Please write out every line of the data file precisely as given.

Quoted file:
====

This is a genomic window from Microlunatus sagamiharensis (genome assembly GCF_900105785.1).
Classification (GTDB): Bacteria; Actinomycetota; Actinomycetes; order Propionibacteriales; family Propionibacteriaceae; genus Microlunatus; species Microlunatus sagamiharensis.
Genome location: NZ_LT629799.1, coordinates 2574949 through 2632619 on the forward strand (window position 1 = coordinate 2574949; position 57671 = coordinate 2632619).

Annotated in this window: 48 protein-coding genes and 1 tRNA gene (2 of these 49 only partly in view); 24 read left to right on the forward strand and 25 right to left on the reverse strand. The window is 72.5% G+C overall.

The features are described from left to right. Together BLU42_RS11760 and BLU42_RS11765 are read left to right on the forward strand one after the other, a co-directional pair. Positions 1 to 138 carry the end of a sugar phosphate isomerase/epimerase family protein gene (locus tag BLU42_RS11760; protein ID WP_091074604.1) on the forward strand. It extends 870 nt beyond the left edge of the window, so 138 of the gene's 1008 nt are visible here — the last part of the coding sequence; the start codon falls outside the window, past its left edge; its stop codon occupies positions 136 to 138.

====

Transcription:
This is a genomic window from Microlunatus sagamiharensis (genome assembly GCF_900105785.1).
Classification (GTDB): Bacteria; Actinomycetota; Actinomycetes; order Propionibacteriales; family Propionibacteriaceae; genus Microlunatus; species Microlunatus sagamiharensis.
Genome location: NZ_LT629799.1, coordinates 2574949 through 2632619 on the forward strand (window position 1 = coordinate 2574949; position 57671 = coordinate 2632619).

Annotated in this window: 48 protein-coding genes and 1 tRNA gene (2 of these 49 only partly in view); 24 read left to right on the forward strand and 25 right to left on the reverse strand. The window is 72.5% G+C overall.

The features are described from left to right. Together BLU42_RS11760 and BLU42_RS11765 are read left to right on the forward strand one after the other, a co-directional pair. Positions 1 to 138 carry the end of a sugar phosphate isomerase/epimerase family protein gene (locus tag BLU42_RS11760; protein ID WP_091074604.1) on the forward strand. It extends 870 nt beyond the left edge of the window, so 138 of the gene's 1008 nt are visible here — the last part of the coding sequence; the start codon falls outside the window, past its left edge; its stop codon occupies positions 136 to 138.